900c8:       006282b3                add     t0,t0,t1
   900cc:       00513c23                sd      t0,24(sp)
   900d0:       00008067                ret
   900d4:       0000                    unimp
        ...

00000000000900d8 <main.main>:
   900d8:       010db503                ld      a0,16(s11)
   900dc:       00256663                bltu    a0,sp,900e8 <main.main+0x10>
   900e0:       b20da2ef                jal     t0,6a400 <runtime.morestack_noctxt>
   900e4:       ff5ff06f                j       900d8 <main.main>
   900e8:       fa113423                sd      ra,-88(sp)
   900ec:       fa810113                addi    sp,sp,-88
   900f0:       00100293                li      t0,1
   900f4:       00513423                sd      t0,8(sp)
   900f8:       00200293                li      t0,2
   900fc:       00513823                sd      t0,16(sp)
   90100:       fc1ff0ef                jal     ra,900c0 <main.add>
   90104:       01813283                ld      t0,24(sp)
   90108:       04013423                sd      zero,72(sp)
   9010c:       04013823                sd      zero,80(sp)
   90110:       00513423                sd      t0,8(sp)
   90114:       8ed880ef                jal     ra,18a00 <runtime.convT64>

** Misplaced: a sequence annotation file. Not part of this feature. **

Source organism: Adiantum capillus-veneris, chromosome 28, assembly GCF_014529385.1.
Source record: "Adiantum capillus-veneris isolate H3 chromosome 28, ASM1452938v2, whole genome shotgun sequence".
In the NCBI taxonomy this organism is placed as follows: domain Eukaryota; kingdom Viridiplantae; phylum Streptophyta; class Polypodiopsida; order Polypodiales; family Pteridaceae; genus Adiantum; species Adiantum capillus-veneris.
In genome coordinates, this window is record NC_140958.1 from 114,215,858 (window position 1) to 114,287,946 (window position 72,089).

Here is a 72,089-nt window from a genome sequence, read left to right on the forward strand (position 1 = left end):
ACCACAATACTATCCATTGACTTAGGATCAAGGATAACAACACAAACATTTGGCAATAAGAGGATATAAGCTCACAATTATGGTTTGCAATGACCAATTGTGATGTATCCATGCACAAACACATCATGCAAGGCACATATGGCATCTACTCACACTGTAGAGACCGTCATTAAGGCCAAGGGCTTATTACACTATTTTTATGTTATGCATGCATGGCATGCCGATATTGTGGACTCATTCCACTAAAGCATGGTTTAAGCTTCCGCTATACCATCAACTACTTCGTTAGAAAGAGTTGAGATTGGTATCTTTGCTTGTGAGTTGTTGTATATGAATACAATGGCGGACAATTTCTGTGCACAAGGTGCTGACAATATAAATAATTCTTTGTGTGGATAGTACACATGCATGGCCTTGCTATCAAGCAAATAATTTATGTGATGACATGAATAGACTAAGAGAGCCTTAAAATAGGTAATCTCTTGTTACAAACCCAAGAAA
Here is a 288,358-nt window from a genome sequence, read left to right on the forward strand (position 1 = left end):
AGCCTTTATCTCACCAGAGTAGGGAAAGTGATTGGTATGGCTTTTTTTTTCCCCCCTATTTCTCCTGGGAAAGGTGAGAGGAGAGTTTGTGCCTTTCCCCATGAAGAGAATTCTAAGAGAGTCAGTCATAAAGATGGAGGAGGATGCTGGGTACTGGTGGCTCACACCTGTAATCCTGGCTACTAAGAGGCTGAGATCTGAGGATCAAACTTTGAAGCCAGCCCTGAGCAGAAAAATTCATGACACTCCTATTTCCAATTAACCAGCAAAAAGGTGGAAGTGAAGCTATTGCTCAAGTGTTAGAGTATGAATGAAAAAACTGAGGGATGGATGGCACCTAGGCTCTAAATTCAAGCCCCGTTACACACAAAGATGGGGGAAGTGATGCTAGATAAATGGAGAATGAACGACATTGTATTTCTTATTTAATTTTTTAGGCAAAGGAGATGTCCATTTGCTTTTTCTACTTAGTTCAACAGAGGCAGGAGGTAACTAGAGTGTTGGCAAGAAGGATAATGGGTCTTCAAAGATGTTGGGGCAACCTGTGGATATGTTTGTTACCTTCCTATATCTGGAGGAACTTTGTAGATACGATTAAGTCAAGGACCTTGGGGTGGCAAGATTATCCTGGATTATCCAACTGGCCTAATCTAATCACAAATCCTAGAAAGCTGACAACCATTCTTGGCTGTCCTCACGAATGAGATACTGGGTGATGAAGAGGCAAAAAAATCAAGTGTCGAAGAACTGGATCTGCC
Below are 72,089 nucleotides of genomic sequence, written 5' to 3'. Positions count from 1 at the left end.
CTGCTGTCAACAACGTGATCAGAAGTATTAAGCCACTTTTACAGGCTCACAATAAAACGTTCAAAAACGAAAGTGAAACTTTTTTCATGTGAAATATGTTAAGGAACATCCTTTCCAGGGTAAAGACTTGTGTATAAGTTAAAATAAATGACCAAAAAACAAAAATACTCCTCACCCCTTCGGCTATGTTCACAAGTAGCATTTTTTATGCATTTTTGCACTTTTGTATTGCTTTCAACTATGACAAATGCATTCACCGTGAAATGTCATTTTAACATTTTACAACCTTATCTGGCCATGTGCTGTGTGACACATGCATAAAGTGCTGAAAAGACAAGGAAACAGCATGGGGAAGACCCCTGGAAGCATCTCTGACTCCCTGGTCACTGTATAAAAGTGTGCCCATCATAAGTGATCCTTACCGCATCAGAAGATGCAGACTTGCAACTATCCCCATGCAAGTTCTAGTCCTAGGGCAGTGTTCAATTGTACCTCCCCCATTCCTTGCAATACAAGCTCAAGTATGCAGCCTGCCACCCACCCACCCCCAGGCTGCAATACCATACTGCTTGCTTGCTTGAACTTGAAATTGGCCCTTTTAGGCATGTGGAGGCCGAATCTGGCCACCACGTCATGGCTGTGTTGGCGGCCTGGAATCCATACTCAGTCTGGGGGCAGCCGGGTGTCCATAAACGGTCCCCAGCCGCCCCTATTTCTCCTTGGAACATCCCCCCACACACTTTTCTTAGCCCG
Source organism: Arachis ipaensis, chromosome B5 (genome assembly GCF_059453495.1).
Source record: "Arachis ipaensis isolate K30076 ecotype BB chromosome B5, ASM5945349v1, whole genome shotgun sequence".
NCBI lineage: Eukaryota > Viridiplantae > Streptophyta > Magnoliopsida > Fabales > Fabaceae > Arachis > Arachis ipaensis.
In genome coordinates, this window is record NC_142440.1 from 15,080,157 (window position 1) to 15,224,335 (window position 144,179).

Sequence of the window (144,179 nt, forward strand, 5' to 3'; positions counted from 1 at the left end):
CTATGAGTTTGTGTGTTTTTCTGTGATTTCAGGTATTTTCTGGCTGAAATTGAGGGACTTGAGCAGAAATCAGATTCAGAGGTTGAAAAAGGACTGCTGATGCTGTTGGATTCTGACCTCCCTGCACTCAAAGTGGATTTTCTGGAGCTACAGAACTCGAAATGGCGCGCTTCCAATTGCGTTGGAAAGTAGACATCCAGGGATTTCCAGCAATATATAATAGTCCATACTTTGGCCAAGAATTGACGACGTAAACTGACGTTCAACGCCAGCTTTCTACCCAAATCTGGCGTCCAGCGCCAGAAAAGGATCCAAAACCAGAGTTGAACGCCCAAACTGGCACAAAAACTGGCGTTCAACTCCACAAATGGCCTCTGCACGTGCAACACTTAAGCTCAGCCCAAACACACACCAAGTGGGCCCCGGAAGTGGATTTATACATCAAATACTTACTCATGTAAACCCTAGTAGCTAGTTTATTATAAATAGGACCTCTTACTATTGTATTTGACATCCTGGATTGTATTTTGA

90118:       01013283                ld      t0,16(sp)
   9011c:       00016317                auipc   t1,0x16
   90120:       66430313                addi    t1,t1,1636 # a6780 <type.*+0x6780>
   90124:       04613423                sd      t1,72(sp)
   90128:       04513823                sd      t0,80(sp)
   9012c:       000b8297                auipc   t0,0xb8
   90130:       fc42b283                ld      t0,-60(t0) # 1480f0 <os.Stdout>
   90134:       00044317                auipc   t1,0x44
   90138:       34430313                addi    t1,t1,836 # d4478 <go.itab.*os.File,io.Writer>
   9013c:       00613423                sd      t1,8(sp)
   90140:       00513823                sd      t0,16(sp)
   90144:       04810293                addi    t0,sp,72